FINRA names CEO of Janney Montgomery Scott to board
FINRA named the CEO of regional brokerage firm Janney Montgomery Scott to its board of governors, making it the third recent major career move between Wall Street and one of its chief regulators.
Timothy Scheve was appointed by committee to complete the term of John Thiel, the former head of Merrill Lynch, who left FINRA's board earlier this year.
FINRA's board has 23 members, 10 of whom come from Wall Street. Those industry members include three each from large and small firms, one from a medium-size firm, one floor member, one independent dealer/insurance affiliate and one investment company affiliate.
For his part, Scheve said he was "excited" to serve on the board and support FINRA's regulatory work.
"FINRA performs an important role not only in safeguarding the markets but also facilitating a vibrant securities industry," Scheve said in a statement.
Scheve has served as Janney's president and CEO since August 2007. His career path also includes work experience at Legg Mason, and he serves on the board of governors for industry trade group SIFMA.
"FINRA will benefit greatly from Tim's insights regarding the firms and markets we regulate as we advance our mission of investor protection and market integrity," FINRA CEO Robert Cook said in a statement.
Other notable FINRA-Wall Street moves this year include Susan Axelrod, former executive vice president for regulatory operations at FINRA, who now works at one of the firms she previously helped regulate: Merrill Lynch. She serves as the wirehouse's chief supervisory officer overseeing regulatory and risk management operations at Merrill Lynch.
To replace Axelrod at FINRA, the regulator last week hired Bari Havlik as executive vice president for member supervision. Havlik previously served as chief compliance officer for Charles Schwab.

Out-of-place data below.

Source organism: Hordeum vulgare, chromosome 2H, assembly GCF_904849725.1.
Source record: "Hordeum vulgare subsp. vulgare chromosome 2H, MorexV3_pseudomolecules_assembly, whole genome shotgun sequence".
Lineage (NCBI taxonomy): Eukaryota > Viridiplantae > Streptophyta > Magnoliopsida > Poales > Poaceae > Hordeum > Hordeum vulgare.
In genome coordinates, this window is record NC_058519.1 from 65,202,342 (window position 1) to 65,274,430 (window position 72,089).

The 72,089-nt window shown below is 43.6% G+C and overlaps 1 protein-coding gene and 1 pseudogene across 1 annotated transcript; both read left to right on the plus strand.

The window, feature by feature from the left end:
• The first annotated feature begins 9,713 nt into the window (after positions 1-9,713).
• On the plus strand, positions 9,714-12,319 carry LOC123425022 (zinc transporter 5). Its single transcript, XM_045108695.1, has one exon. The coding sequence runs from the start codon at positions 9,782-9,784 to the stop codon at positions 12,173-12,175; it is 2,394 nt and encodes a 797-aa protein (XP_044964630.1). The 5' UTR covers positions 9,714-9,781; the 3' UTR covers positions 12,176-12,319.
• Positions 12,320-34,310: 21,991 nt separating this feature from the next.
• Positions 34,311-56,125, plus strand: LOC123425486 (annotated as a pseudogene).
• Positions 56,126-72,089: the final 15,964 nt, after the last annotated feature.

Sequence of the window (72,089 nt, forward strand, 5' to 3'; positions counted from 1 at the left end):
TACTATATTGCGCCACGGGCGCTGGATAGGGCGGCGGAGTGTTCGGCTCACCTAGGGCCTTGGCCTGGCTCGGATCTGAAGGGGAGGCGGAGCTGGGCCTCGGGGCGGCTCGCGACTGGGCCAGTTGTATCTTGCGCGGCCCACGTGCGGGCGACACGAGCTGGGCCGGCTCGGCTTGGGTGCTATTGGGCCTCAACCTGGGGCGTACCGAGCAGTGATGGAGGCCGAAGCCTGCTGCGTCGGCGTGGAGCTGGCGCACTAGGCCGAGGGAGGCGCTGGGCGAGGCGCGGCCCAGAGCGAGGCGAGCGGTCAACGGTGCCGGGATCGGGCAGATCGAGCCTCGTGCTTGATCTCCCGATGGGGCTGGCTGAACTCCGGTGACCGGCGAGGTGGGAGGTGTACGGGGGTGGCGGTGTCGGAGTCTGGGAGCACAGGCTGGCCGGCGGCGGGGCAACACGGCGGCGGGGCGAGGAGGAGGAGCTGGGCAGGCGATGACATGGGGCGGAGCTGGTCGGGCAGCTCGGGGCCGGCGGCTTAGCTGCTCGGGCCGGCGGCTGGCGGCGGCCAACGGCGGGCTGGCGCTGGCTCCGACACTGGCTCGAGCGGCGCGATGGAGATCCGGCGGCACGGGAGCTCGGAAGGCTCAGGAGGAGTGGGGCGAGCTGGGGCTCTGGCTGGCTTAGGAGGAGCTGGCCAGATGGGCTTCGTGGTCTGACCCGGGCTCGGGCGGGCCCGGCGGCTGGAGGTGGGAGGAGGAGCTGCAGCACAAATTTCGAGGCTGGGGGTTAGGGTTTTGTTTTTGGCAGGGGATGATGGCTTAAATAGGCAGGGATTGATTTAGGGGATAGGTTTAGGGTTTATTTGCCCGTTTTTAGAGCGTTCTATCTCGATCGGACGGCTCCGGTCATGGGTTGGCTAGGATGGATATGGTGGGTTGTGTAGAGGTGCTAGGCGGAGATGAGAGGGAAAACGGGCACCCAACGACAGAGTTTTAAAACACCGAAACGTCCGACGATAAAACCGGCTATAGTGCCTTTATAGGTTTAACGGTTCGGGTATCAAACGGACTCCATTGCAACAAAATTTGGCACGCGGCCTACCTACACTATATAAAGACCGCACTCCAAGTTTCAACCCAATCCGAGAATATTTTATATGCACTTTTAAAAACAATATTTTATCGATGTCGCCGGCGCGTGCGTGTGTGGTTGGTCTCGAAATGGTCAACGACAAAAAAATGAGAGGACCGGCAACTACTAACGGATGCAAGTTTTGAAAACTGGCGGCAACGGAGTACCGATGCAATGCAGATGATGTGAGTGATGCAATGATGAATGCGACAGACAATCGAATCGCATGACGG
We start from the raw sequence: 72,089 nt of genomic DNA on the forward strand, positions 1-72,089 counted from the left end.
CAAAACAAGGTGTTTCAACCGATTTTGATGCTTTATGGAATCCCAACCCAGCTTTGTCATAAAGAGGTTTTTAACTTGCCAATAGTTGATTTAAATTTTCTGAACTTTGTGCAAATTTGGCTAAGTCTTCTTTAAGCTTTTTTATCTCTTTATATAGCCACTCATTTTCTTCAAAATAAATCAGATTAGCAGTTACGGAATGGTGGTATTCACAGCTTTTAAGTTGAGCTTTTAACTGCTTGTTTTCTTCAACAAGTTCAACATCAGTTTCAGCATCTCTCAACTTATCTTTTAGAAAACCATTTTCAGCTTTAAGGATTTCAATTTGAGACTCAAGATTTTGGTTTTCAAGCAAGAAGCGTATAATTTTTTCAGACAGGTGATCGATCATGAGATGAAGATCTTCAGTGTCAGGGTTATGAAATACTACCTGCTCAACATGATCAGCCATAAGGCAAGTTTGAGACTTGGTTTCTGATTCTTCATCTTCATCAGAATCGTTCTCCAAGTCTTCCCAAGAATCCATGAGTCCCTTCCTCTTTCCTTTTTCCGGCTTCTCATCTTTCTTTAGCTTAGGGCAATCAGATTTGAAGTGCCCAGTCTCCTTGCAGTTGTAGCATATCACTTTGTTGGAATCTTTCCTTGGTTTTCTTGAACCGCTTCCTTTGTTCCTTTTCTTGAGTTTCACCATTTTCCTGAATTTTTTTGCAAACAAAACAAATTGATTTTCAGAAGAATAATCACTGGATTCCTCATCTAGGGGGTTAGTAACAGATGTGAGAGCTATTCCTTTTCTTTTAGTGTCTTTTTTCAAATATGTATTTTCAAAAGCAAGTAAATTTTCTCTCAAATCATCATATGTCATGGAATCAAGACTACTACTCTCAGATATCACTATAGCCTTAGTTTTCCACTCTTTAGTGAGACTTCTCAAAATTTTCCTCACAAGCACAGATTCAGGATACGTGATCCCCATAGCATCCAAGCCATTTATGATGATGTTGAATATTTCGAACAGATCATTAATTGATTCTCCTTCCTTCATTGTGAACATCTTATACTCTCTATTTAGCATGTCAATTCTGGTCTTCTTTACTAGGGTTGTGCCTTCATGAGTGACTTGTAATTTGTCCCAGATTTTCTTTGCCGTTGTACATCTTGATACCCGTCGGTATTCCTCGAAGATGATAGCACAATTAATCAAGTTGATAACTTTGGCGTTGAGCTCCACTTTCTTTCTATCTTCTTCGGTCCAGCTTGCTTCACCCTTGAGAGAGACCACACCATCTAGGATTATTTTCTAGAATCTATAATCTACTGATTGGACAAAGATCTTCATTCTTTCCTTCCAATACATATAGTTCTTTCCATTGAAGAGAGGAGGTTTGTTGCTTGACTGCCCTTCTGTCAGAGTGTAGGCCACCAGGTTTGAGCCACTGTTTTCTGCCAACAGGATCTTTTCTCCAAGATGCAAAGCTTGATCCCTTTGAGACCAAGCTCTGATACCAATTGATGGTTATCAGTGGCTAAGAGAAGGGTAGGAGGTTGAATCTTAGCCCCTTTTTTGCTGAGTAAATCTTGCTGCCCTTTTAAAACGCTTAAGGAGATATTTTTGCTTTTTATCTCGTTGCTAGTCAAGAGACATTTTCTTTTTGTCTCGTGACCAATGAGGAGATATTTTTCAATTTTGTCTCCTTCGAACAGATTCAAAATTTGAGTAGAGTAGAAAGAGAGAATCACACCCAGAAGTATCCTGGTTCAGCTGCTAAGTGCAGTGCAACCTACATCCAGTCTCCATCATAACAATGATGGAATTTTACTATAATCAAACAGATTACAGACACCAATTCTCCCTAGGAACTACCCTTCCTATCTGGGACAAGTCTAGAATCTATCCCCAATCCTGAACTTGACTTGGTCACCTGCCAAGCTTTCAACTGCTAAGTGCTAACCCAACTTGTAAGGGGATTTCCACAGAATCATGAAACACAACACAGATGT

In a statement, Havlik said she made the move in part because of her familiarity with FINRA's operations and staff with whom she had gotten to know in her role at Schwab.
Such moves from regulator to Wall Street or the reverse have drawn criticism over the years.
"The revolving door means the cops on the beat and the perps can be confused in the blur," Bartlett Naylor, financial policy advocate for the nonprofit investor advocacy group Public Citizen, wrote in an email.
In her new job, Havlik will be responsible for leading FINRA's member regulation program, which includes surveillance and examination programs for member firms. FINRA did not make Havlik available for comment. The regulator did not respond to questions on Havlik's appointment.
"If you want true stringent regulations, a compelling argument can be made that these people shouldn't come from the securities industry," says Andrew Stoltmann of FINRA's choice of Havlik, who has spent 36 years in the industry. Stoltmann is president of the Public Investors Arbitration Bar Association, which has been critical of FINRA's operations in the past.